Show Review

Wolf Alice @ The Grog Shop 12/17/15

                                                                                                                                                                                               (Sanchez/2015)
Lisa Sanchez

​When I walked into the Grog Shop on Thursday December 17, I didn't expect that many people to be there. Star Wars: The Force Awakens had just premiered and I figured the venue would be a ghost town. However, to my pleasant surprise, there isn't a lot of crossover fandom between Star Wars and people who enjoy North London alt bands.

Wolf Alice is an occasionally spacey alternative rock band that started as duet then blossomed into a solid quartet during their years in the England rock scene. To me, Wolf Alice is a eclectic cross between Best Coast, The Runaways, and Waxahatchee with a splash of 90's rock ethos I can't quite put my finger on. I was excited to see the band at the Grog Shop because I had absolutely no idea what to expect.

The band recently released their first full length album, My Love is Cool, in June of this year and has thus far received high praise from publications such as NME and The Guardian. My Love is Cool incorporates a number of different elements throughout the album, from the dreamy, but riff-driven "Your Loves Whore," to the up-beat grunge tinged "Moaning Lisa Smile," and stripped down "Swallowtail" My Love is Cool takes Wolf Alice's sound to a lot of different places, but makes one cohesive album. I was eager to see if the band could live up to their album's presentation.

 The show kicked off with Radkey, a trio of brothers who embody an old school punk feel with a more polished and precise instrumental delivery. Lead singer and guitarist Dee Radke's vocals immediately drew me in. The singer sounds as if Joey Ramone and Glen Danzig had a baby then sent him to band camp. Radkey's live show was energetic, on point, and just damn entertaining. An excellent way to start to the evening.

When Wolf Alice took the stage, I expected an initial crowd push to the front (which occurs at virtually every show I've ever gone to), but there was no surge. After the band played their first few songs, "Your Lovers Whore" and "Freazy" I figured out why. Wolf Alice was simply incredibly chill on stage. Vocalist/guitarist Ellie Rowsell kept stage banter to a minimum, but mentioned this was the band's last show of the year and their first headliner in Cleveland so she encouraged the crowd to "Make it a good one."
​Rowsell had a dual microphone stand with one normal mic and another that looked like it was supposed to be used for old time radio to create the echoing, dream-like sound the band has cultivated so well. Guitarist Joff Oddie and bassist Theo Ellis had similar accoutrements with multiple peddles for them to accomplish Wolf Alice's atmospheric effects and transitions.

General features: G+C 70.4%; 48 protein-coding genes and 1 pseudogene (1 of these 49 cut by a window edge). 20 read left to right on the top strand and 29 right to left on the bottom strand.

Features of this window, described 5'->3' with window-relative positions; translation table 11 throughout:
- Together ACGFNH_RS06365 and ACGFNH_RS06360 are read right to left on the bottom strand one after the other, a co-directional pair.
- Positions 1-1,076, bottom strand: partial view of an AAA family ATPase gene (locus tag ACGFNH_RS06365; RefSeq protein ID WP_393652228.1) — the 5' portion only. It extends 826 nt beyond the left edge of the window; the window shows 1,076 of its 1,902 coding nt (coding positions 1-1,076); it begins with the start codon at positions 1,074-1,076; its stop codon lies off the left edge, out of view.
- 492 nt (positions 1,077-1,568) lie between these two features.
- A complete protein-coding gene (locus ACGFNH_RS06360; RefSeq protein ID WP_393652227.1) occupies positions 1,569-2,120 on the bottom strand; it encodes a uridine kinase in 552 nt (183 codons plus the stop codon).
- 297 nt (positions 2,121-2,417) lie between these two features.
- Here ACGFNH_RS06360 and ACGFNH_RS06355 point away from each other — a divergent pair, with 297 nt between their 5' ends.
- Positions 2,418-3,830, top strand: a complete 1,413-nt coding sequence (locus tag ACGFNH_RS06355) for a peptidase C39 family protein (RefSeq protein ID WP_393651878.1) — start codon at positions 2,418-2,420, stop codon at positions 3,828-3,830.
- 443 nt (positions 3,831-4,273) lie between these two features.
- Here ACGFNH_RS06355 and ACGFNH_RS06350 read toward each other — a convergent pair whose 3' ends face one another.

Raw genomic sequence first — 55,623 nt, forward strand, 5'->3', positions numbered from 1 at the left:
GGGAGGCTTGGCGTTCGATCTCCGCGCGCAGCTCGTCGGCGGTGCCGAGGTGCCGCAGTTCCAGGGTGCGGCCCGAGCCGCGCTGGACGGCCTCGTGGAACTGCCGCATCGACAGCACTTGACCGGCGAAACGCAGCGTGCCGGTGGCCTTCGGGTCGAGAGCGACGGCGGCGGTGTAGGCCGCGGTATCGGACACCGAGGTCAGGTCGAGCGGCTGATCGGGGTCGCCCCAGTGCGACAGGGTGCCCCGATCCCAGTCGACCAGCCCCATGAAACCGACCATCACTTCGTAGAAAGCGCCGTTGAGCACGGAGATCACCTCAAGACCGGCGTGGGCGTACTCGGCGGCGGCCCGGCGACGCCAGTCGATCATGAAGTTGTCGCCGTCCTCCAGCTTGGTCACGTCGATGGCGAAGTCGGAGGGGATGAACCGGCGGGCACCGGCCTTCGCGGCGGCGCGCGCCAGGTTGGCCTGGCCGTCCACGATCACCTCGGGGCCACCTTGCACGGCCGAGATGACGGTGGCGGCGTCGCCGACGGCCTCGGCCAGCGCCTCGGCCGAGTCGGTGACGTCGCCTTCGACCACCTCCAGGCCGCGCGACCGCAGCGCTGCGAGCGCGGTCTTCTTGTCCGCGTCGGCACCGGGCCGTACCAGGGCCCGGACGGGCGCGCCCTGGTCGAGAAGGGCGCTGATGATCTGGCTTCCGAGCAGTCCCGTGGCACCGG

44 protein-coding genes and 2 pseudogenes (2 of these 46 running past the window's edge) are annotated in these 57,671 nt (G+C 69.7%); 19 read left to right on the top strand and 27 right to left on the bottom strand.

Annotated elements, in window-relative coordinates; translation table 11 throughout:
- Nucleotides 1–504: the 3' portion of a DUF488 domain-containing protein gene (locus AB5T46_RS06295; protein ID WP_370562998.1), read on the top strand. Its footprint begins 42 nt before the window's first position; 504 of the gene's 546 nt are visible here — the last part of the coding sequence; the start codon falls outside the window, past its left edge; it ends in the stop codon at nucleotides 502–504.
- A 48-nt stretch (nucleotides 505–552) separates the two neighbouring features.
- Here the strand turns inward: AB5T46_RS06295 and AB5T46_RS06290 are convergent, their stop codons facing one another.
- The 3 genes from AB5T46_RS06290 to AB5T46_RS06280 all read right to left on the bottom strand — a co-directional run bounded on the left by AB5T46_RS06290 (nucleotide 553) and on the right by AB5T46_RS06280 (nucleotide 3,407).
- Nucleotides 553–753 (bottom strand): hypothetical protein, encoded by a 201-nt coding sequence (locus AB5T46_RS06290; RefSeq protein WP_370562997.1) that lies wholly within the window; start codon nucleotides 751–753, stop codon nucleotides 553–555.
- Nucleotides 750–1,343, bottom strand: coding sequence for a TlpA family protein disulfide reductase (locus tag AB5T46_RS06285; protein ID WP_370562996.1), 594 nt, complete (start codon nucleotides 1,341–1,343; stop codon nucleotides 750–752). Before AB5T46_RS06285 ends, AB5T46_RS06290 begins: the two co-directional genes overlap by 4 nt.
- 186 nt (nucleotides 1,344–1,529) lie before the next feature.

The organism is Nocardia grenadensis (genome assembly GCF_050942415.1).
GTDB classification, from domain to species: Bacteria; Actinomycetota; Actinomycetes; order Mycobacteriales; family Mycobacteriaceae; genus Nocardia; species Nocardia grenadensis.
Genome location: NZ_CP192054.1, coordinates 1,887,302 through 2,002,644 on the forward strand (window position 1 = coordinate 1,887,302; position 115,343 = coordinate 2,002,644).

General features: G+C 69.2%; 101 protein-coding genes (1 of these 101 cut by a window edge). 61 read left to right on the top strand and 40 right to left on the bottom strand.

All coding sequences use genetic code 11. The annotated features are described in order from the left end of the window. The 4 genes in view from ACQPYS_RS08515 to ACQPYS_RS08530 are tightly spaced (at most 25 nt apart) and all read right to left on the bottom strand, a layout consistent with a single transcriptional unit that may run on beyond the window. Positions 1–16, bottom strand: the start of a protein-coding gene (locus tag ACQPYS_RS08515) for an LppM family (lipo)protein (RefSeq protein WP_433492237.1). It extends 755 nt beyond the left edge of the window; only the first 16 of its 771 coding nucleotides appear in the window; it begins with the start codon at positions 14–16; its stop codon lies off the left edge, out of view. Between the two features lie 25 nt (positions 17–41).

It was great to watch Wolf Alice perform their fun poppy songs like "Giant Peach" where Rowsell and Oddie did a ZZ Top style shuffle, plus the band's remix of their classic "Bros," "Fluffy," and the killer vocal punch of "1, 2, 3, 4, 5, 6, 7, do we go to Heaven?" in "You're a Germ." Wolf Alice loves to insert these little stop/starts in their songs that catch the listener off guard and they execute them perfectly live. 

The best part about seeing Wolf Alice is being able to pick up on the particular instrumental or vocal pieces that are sometimes lost in the din of an album's mix. It was only live that I realized some of the wiggy and weird guitar sounds, the solid bass lines, and multifaceted compositions that make up Wolf Alice. Although the band put on a great show, I found myself waning during the band's slower songs like "Swallowtail" and "Silk." They're good songs, and were performed well, but they're not the most interesting things the band is capable of. Wolf Alice lost me on occasion, but they always made up for it with the next song.

The band left the stage briefly only to return and play their encore "Blush" and, possibly the band's most well known song off of My Love is Cool, "Moaning Lisa Smile." I was again anticipating a "final song rush," but none came. Everyone at the Grog Shop just hung out, enjoyed the music, and bobbed their heads. After the song, the band, in true cavalier fashion, dropped their instruments on the stage and Rowsell may have accidentally on purpose knocked over her microphone stand. Either way, I found it at least clumsily endearing.

Wolf Alice made a big noise for the Grog Shop's modest stage and I think they can only refine their sound more and become more interesting. The band only gets a short break from touring after their Cleveland show and will be headed to Japan and Europe in winter 2016, but will return to the states in April of next year.
​Ellie Rowsell and Joel Amey (Sanchez 2015)